Why Low-Polling 2020 Democrats Still Have a Chance
If we use “qualified for at least one debate” to define “serious candidate for a party’s nomination,” then the race in the Democratic presidential primary winnowed down to 16 when Rep. Tim Ryan ended his campaign last week. To put this in perspective, the oversized Republican field of 2016 reached its maximum at 16 candidates. One might question whether it is fair to consider John Delaney a major candidate simply because he qualified for a debate, but we are also considering Jim Gilmore a major candidate for Republicans in 2016 under our definition.
This has led some to call for more aggressive winnowing of the Democratic field. Take this Slate article, which urges multiple candidates to drop out since they have almost no chance of becoming the nominee, including reasonably strong candidates such as Pete Buttigieg, Amy Klobuchar and Cory Booker. The Democratic Party itself seemingly agrees, having substantially raised the polling and fundraising requirements to qualify for the December debate.
This discussion is getting ahead of things. Here is why:
1. We don’t know a lot about how primaries work, much less mega-primaries. Since the presidential nomination process was turned over fully to the voters in 1972, we’ve had a total of 24 presidential primary campaigns. Several of these were effectively uncontested – the 1984 Republican race, the 1996 Democratic race, the 2004 Republican race and the 2012 Democratic race -- lowering the number of cases to 20. Still more saw only weak opposition arise, such as the 1972 Republican race.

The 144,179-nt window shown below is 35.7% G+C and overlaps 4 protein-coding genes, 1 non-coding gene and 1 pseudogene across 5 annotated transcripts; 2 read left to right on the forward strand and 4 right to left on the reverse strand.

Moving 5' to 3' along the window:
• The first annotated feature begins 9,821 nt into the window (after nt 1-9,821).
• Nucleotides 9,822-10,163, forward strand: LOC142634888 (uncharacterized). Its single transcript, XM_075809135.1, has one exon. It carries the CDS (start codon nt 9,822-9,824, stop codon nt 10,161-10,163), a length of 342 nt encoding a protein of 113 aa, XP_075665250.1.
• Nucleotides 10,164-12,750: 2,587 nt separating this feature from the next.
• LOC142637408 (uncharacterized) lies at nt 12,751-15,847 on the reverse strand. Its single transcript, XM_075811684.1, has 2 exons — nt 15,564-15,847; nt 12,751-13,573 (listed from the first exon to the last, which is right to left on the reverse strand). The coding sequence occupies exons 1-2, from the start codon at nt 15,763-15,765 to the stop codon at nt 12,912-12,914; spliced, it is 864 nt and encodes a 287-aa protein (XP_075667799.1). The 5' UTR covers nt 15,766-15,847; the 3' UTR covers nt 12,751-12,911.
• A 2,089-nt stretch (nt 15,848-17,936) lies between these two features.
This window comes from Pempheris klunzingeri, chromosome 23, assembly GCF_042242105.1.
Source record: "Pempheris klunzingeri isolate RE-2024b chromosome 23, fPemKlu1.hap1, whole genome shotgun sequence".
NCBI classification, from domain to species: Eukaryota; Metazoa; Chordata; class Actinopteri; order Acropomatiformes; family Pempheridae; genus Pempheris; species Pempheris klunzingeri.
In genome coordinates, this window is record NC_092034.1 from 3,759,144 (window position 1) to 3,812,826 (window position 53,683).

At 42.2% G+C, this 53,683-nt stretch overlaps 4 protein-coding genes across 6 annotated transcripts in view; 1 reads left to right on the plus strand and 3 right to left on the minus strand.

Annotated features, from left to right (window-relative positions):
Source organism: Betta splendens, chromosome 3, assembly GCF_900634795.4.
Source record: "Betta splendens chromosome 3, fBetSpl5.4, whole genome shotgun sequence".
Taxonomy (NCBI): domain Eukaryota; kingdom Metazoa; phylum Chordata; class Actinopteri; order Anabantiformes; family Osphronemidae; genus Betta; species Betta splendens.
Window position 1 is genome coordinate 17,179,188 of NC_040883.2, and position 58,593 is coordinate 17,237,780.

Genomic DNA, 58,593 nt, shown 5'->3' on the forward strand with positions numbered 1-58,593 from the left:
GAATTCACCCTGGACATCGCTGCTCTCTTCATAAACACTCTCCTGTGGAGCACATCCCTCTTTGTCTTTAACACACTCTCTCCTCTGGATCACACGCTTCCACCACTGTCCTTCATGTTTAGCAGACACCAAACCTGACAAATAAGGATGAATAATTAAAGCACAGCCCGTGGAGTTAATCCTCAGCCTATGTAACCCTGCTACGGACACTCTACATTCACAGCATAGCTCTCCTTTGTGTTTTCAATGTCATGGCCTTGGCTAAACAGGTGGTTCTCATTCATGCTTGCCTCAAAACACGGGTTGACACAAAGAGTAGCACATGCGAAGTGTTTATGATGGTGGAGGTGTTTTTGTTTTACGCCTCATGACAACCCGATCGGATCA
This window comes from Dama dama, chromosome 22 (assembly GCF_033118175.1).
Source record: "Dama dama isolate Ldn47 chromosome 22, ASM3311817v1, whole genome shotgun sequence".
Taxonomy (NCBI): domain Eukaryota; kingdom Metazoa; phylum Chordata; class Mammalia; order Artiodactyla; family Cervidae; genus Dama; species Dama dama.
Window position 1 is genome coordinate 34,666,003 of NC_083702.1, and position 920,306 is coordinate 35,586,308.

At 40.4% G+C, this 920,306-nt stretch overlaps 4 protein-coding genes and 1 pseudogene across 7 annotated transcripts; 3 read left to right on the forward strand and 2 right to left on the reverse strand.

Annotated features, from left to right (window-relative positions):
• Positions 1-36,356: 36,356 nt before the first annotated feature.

Even with the remaining primaries, we don’t see much that resembles the current contest. Consider the Democratic side. In 2016, at the peak, six major candidates (and that is being generous to Jim Webb, Lincoln Chafee and Lawrence Lessig) ran for president. In 2008 it was eight. The 2004 primaries saw 10 candidates run, while 2000 was a two-man race. In 1992, Democrats had a six-candidate field, 1988 saw 11, and 1984 had eight. On the Republican side, it is a similar story.
How does this history translate to the current “mega-field”? We don’t know, because we only have one other such field in recent times: the Republican’ in 2016. We really can’t base much off of this. A careful analyst must also consider that the factors driving these large fields – the rise of online fundraising and super PACs, the availability of the Internet to bypass media and party gatekeepers, and so forth – also should alter our definitions of “viability.” Put differently, the old adage that there are three tickets out of Iowa and two out of New Hampshire may no longer hold true.
Think of it this way: In the 1996 Iowa Republican caucuses, eighth place was Morry Taylor (you will be forgiven if you have to Google him). In 2016 it was John Kasich, who eventually finished in third place in the delegate count.
2. Undecideds and “the one percent” matter. A lot. One other side effect of the large field is that an unusually large number of votes are being held by the “undecided” category, and by “one-percenters,” my term for candidates that have only minuscule support. To see what I mean, consider the national RCP average. “Undecided” along with candidates receiving 2% of the vote or less currently account for about 20% of the total. This means that about 20% of the field is either given over to candidates who really are long shots for the nomination (but see below) or are undecided. It’s not an exaggeration to say that undecided is currently in third place.
We see similar effects in the early primary states. Undecideds/minor candidates total 19% of respondents in Iowa (good for second place) and are leading Nevada with 27%. In South Carolina 18% of voters are undecided or for minor candidates (second place). Only in New Hampshire does a relatively large segment of the electorate seem to have settled on a major candidate; still, the 9% total for undecideds/minor candidates is still good enough for fourth place.